Comic actor in underpants leads to ban on Vietnamese law book

By Ngoc An, Thanh Nien News

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The image of comic actor Cong Ly's head was used on the cover of the Civil Code without his awareness. The image of comic actor Cong Ly's head was used on the cover of the Civil Code without his awareness.
The Department of Printing and Publishing has ordered a publisher to yank a book on Vietnam’s Civil Code off the shelves due to the fact that its cover features a comic actor in his underpants.
The book Civil Code 2014, published by the Lao Dong va Xa Hoi (Labor and Society) Publishing House, was banned from distribution due to its "unsuitable" cover image, the agency ruled.
The revocation was announced after the book made headlines and drew wide criticism.
It featured the face of local comic actor Cong Ly, whose name means “justice” in Vietnamese, attached to the body of a man with arms outstretched clasping a pair of scale pans.
The figure is dressed only in a loincloth and is perched on a flaming globe.

Vietnamese comic actor Cong Ly

According to the latest decision, the publishing house is responsible for pulling the books off shelves and reporting its progress to the Department of Printing and Publishing by November 21.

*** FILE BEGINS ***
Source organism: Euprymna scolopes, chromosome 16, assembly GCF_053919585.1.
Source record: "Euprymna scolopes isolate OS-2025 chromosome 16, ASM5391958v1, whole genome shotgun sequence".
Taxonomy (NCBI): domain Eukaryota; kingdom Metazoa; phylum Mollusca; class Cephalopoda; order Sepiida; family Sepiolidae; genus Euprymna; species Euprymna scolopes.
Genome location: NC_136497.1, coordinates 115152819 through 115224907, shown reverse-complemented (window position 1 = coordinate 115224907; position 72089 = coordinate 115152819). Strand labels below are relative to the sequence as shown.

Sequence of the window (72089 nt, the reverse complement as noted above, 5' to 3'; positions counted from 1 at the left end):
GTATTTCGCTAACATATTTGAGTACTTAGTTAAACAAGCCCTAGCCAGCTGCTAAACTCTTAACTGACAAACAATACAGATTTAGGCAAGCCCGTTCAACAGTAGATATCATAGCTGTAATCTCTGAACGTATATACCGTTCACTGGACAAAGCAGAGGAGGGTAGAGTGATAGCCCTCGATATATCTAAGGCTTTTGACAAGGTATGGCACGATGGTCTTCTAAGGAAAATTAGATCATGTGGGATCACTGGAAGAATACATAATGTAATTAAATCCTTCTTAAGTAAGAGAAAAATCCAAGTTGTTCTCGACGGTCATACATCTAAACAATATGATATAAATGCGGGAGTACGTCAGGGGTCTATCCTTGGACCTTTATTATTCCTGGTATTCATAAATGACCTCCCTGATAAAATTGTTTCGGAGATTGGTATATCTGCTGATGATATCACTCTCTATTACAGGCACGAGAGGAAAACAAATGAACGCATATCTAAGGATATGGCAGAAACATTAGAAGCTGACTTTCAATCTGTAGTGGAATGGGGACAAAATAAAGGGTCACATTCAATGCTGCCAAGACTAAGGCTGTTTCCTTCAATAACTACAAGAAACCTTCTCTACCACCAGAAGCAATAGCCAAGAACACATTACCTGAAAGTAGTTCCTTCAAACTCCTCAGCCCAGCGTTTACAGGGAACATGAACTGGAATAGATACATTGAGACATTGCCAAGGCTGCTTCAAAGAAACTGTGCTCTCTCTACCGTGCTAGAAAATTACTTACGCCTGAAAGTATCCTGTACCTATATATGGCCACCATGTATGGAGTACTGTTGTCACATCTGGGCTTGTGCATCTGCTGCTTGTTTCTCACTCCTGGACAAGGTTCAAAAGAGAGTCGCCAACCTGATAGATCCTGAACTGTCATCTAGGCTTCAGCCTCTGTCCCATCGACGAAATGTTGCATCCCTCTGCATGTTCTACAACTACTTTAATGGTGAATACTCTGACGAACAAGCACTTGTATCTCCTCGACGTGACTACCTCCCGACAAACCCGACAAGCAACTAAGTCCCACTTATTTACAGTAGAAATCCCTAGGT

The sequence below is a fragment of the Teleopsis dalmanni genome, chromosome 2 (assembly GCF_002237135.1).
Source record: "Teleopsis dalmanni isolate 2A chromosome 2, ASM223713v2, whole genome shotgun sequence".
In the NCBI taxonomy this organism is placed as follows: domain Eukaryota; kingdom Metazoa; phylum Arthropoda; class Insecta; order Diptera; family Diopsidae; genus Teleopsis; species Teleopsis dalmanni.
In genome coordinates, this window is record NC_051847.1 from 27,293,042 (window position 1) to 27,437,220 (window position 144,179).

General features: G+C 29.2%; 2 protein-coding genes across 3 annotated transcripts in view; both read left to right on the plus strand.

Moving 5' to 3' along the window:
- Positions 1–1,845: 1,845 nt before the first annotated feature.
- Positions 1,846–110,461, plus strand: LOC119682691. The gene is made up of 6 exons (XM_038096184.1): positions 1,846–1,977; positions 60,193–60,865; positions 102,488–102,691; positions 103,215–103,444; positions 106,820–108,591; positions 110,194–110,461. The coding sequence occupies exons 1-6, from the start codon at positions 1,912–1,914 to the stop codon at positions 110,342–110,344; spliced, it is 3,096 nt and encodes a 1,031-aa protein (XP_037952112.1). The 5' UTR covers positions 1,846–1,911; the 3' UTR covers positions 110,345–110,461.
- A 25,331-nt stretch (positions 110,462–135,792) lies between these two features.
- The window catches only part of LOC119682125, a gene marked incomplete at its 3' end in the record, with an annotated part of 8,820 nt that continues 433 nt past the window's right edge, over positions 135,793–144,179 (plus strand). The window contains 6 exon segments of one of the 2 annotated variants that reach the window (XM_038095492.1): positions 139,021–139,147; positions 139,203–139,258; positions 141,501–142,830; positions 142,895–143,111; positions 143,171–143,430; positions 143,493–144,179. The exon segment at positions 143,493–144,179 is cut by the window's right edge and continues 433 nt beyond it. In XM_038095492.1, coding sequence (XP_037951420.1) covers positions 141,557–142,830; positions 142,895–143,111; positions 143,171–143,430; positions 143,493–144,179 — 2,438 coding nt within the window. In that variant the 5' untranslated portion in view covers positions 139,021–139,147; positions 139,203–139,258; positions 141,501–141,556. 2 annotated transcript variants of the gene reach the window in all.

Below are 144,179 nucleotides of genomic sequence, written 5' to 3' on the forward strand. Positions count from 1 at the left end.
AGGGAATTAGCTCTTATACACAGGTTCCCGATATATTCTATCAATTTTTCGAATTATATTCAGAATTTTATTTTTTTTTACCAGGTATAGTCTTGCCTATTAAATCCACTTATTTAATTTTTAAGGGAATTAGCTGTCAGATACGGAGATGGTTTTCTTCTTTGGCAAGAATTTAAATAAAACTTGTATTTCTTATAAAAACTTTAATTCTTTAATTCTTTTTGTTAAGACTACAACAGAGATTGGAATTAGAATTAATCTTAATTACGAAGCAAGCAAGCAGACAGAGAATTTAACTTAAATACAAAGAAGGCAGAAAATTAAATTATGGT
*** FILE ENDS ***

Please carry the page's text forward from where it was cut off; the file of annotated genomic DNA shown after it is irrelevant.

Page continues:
A publishing house representative said 1,000 copies had been printed.
Nguyen Hoang Cam, the director of the publishing house, said his firm is scrambling to recall all the copies.
He said the book was published in coordination with the Lao Dong (Labor) Bookstore and that his firm only approved the text.
“The publishing house did not approve that cover. The bookstore did not follow the approved copy,” he said.
However, he said the was ultimately responsible for having failed to carefully examine the book before it went to press.
They have already issued a public apology and asked its customers to turn in their books for compensation.
The company has also expressed its desire to meet Cong Ly to apologize and explain.
Meanwhile, Cong Ly said he wasn't aware that his image had appeared on the cover of the book until recently.
Cong Ly said the publishing house printed his picture without his consent.
"I would never have agreed to have my picture be printed on that law book," he said.
After the incident, the publishing house only called him to extend a personal apology, he said.
The comic actor said he had asked his lawyer to work with the publishing house.

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